Discusses the history, culture, beliefs, changing ways, and notable people of the Navajo.
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The Navajo Nation is the largest of over 560 federally recognized indigenous entities in the United States today. Navajo history and politics thus serve as a model for understanding American Indian issues across the board ranging from the tribal-federal relationship to contemporary land disputes, taxation policies, and Indian gaming challenges. This revised edition of a recent text includes new census data along with a new introduction and an updated timeline of Dine political history. The text's thoroughgoing analysis of Navajo political institutions and processes is amplified by a consideration of the distinctive Navajo culture. Presented in the context of indigenous societies everywhere, the book offers a way to explore the culture of politics and the politics of culture confronted by all native peoples.
Portrays Navajo weaver and midwife Tall Woman, who held onto traditional Navajo ways, raised twelve children, and cared for the farm throughout her marriage to political leader and Blessingway singer Frank Mitchell.
The essays in Indigenous Women and Work create a transnational and comparative dialogue on the history of the productive and reproductive lives and circumstances of Indigenous women from the late nineteenth century to the present in the United States, Australia, New Zealand/Aotearoa, and Canada. Surveying the spectrum of Indigenous women's lives and circumstances as workers, both waged and unwaged, the contributors offer varied perspectives on the ways women's work has contributed to the survival of communities in the face of ongoing tensions between assimilation and colonization. They also interpret how individual nations have conceived of Indigenous women as workers and, in turn, convert these assumptions and definitions into policy and practice. The essays address the intersection of Indigenous, women's, and labor history, but will also be useful to contemporary policy makers, tribal activists, and Native American women's advocacy associations. Contributors are Tracey Banivanua Mar, Marlene Brant Castellano, Cathleen D. Cahill, Brenda J. Child, Sherry Farrell Racette, Chris Friday, Aroha Harris, Faye HeavyShield, Heather A. Howard, Margaret D. Jacobs, Alice Littlefield, Cybèle Locke, Mary Jane Logan McCallum, Kathy M'Closkey, Colleen O'Neill, Beth H. Piatote, Susan Roy, Lynette Russell, Joan Sangster, Ruth Taylor, and Carol Williams.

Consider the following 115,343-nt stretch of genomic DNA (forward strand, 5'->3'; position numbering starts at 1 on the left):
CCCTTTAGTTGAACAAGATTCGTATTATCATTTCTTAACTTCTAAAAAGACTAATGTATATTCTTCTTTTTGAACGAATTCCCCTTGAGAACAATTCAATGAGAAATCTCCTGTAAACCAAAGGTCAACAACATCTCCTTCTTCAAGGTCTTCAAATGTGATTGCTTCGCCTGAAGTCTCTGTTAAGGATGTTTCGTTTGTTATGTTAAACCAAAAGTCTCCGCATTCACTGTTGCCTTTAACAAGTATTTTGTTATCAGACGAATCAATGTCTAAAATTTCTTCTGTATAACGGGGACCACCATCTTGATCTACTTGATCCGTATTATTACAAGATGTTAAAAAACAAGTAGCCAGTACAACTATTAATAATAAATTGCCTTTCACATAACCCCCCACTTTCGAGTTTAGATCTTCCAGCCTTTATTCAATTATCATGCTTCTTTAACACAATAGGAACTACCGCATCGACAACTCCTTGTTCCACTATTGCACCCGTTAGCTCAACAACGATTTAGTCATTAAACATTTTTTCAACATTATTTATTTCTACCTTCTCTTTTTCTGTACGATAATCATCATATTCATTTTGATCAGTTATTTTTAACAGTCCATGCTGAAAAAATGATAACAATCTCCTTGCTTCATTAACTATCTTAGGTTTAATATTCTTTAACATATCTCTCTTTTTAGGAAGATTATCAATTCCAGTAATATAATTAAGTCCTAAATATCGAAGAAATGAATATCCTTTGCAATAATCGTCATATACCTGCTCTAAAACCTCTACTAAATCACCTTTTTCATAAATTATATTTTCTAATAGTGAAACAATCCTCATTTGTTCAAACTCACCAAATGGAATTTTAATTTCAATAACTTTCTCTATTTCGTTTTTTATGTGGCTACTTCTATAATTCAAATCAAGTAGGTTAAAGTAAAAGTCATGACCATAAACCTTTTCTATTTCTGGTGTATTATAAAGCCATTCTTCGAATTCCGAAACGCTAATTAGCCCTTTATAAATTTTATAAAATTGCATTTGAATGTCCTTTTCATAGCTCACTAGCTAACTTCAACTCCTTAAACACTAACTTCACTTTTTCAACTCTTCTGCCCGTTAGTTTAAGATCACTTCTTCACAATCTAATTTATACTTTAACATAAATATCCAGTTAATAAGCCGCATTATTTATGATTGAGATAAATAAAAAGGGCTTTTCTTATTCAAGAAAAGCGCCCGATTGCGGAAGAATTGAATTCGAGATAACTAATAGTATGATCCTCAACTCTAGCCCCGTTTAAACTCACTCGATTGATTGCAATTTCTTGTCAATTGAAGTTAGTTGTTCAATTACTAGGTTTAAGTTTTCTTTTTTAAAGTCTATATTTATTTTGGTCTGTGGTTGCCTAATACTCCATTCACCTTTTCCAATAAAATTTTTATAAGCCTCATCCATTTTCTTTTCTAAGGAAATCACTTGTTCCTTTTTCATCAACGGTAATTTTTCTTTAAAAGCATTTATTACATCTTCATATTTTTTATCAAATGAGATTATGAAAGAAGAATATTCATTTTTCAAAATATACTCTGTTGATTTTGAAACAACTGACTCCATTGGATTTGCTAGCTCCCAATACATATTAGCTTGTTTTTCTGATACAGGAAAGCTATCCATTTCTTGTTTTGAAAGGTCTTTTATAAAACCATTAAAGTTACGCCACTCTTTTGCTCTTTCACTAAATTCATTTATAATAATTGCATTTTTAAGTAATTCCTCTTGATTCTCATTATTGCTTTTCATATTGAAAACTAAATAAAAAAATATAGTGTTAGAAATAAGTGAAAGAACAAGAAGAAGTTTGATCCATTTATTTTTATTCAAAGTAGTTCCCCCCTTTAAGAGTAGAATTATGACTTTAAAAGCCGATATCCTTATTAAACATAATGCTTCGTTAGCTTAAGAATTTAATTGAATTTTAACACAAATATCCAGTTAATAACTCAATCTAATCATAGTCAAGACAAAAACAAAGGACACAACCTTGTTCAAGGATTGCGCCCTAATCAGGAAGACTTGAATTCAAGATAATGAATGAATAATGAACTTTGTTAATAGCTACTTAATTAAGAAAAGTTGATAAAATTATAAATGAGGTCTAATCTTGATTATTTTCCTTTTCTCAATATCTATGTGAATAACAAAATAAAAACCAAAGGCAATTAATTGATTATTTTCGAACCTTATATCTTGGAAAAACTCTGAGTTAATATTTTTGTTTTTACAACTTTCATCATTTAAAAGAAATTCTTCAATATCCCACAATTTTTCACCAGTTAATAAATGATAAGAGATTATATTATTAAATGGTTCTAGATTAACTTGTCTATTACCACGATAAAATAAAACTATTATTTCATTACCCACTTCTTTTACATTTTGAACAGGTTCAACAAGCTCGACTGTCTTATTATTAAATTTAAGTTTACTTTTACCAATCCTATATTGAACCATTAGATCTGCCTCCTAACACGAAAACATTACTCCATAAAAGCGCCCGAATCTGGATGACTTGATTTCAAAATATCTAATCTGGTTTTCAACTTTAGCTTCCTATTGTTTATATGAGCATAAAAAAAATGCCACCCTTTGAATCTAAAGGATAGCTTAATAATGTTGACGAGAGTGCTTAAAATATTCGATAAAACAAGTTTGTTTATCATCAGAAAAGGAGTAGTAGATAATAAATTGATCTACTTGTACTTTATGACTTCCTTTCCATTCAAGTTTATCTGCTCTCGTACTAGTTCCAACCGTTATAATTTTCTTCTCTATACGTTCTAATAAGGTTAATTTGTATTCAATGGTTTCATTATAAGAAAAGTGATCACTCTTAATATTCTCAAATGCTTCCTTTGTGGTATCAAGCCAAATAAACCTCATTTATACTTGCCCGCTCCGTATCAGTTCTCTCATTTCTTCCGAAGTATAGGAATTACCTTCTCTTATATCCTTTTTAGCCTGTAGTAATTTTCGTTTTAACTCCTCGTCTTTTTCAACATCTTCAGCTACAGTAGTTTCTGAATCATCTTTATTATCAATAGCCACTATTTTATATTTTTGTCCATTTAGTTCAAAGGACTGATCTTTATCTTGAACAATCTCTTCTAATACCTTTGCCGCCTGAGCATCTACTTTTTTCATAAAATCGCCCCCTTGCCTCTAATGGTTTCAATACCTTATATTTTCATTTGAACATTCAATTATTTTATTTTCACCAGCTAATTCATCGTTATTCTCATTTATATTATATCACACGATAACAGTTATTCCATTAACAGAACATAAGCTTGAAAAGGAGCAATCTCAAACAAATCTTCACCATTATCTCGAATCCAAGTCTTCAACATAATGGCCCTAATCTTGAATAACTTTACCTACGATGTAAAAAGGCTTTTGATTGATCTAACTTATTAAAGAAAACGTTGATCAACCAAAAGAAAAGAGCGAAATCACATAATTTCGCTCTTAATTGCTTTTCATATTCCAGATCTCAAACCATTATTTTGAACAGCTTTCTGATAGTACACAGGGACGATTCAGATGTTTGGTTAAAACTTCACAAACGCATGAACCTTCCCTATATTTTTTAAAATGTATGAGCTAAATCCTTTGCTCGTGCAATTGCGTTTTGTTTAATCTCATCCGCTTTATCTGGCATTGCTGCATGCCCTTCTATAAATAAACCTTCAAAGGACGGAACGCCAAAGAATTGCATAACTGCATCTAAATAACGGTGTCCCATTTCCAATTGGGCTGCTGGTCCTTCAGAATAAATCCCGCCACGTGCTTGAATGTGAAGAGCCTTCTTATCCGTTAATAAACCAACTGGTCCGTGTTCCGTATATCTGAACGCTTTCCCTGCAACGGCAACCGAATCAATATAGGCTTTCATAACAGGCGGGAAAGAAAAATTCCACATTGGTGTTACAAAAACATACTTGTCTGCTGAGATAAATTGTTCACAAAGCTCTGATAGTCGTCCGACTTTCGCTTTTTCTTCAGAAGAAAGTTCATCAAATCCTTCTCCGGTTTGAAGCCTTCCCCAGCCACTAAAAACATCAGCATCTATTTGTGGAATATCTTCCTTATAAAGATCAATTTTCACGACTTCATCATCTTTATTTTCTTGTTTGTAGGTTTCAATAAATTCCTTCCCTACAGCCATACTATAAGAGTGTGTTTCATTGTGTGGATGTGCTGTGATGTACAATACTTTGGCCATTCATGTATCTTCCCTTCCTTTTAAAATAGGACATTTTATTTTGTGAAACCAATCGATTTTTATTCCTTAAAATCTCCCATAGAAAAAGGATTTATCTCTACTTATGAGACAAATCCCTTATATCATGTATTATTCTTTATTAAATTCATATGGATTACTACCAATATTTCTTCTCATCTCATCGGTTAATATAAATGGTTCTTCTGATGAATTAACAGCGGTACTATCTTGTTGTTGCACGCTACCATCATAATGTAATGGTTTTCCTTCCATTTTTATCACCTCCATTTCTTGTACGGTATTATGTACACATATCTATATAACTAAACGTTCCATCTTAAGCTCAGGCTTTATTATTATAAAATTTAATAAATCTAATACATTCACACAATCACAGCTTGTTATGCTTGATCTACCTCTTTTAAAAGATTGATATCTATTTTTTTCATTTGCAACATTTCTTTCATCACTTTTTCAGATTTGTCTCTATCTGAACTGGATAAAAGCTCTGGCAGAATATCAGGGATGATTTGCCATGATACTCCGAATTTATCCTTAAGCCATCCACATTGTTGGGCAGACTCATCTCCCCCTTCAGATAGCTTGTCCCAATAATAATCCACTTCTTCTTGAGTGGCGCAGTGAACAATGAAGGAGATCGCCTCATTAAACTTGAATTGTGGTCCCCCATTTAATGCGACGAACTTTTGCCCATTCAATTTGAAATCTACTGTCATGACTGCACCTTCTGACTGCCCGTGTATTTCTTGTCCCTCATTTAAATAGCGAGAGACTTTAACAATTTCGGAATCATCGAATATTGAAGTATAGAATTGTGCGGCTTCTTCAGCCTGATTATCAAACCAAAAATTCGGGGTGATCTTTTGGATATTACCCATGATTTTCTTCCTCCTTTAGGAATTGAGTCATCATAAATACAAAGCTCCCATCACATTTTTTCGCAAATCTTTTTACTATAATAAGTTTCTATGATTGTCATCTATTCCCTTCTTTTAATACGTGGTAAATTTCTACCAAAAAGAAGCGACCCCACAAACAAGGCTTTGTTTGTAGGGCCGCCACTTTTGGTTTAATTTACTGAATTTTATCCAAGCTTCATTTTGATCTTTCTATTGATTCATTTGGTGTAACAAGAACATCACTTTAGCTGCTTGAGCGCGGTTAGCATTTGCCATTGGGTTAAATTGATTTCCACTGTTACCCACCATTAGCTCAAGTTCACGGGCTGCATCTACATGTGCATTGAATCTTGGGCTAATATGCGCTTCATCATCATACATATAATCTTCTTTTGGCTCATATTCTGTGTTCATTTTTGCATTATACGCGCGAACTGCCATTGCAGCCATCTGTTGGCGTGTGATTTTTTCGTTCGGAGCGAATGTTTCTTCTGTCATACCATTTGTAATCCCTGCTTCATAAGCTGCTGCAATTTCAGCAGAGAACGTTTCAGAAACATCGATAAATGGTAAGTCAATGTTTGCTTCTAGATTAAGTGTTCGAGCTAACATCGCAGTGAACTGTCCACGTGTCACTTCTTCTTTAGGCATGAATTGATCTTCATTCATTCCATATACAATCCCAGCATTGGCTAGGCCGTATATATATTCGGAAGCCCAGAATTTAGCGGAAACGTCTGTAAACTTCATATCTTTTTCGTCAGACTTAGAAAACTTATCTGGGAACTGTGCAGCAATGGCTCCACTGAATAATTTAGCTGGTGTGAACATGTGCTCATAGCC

To the Navajo, sandpaintings are sacred, living entities that reflect the interconnectedness of all living beings--humans, plants, stars, animals, and mountains. This book, now available in paperback, explores the circularity of Navajo thought in sandpaintings, Navajo chantway myths, and stories reflected in the celestial constellations. Beautifully illustrated by the author, this well-documented book explores the spiritual world of the Navajo, their ceremonial practices, and their conceptions of time and stellar motion. Griffin-Pierce shows how the images of sacred sandpaintings not only communicate the temporal and spatial dimensions of the Navajo universe but also present, in visual form, Navajo ideas about relationships among nature, self, and society. "Griffin-Pierce's approach is highly original, bringing this material together in an innovative and creative manner while grounding it holistically within the context of Navajo world view."--M. Jane Young, author ofSigns from the Ancestors: Zuni Cultural Symbolism and Perceptions of Rock Art